In a move that will make San Francisco the first city in the U.S. to provide and cover the cost of sex reassignment surgeries, the city's Health Commission voted Tuesday to remove mastectomies, genital reconstruction and other surgeries recommended for transgender people from the list of procedures specifically excluded from the city's Healthy San Francisco universal health care plan.
Healthy S.F., implemented five years ago by Mayor Gavin Newsom, currently covers treatments such as hormone therapy, counseling and routine health services for the city's transgendered residents, but does not cover surgical procedures recommended for patients whose physical appearance is at odds with their gender identities. Following recommendations from the San Francisco Board of Supervisors and the locally based Transgender Law Center, the commission agreed to create a new program that will cover all the parts of transgender health. The city of San Francisco currently covers the cost of reassignment surgeries for government employees, but the local community felt their exclusion from HealthySF was a discriminatory.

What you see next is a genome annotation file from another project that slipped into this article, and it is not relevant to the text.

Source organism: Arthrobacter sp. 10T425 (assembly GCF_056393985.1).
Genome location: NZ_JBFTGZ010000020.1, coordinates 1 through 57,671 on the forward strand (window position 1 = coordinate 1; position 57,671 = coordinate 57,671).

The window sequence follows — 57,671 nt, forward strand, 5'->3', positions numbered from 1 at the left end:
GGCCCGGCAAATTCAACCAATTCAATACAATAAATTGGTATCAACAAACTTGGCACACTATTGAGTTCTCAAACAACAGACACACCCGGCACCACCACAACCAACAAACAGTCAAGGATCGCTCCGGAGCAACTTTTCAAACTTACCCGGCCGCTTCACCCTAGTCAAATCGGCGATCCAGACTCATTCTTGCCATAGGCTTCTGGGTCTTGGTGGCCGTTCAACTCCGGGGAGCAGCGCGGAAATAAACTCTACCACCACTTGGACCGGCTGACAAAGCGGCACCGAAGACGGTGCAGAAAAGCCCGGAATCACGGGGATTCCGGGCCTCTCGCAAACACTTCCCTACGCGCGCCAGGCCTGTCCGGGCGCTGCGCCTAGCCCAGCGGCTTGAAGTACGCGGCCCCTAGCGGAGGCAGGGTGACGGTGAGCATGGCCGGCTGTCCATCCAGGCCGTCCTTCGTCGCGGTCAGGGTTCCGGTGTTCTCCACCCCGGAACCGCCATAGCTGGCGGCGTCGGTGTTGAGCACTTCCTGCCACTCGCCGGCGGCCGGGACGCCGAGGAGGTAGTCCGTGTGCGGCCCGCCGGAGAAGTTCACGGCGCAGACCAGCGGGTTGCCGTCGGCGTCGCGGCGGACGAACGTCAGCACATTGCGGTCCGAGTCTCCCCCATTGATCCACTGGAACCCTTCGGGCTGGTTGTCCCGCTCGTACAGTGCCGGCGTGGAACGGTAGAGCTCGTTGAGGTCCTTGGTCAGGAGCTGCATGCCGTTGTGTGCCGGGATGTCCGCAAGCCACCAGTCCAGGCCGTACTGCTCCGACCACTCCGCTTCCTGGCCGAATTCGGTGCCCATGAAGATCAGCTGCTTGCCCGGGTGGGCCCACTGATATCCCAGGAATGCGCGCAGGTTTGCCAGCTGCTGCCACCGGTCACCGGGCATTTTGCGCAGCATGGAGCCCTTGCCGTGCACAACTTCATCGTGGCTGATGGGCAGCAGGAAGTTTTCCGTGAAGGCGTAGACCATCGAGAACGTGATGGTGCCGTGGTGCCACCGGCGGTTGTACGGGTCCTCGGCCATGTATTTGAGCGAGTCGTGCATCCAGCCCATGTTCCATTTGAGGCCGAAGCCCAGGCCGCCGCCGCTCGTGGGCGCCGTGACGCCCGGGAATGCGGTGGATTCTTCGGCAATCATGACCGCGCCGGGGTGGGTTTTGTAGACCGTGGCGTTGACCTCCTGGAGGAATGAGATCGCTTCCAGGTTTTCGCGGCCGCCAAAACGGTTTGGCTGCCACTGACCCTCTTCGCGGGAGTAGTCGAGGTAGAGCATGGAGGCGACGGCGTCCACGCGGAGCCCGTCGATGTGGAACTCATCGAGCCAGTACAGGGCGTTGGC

At the moment, the vote is mostly a symbolic gesture. According to the AP, the city doesn't currently have the necessary expertise or capacity to provide such procedures through city clinics or the public hospital. As Public Health Director Barbara Garcia explained, the program should be running by the end of next year once her department determines how much the program will cost and who will perform the surgeries.
"Sex reassignment surgery is not the end all. It's one service that some transgender people want and some don't," Garcia explained. "We can probably manage this over the next three years without much of a budget increase because we already have these (other) services covered."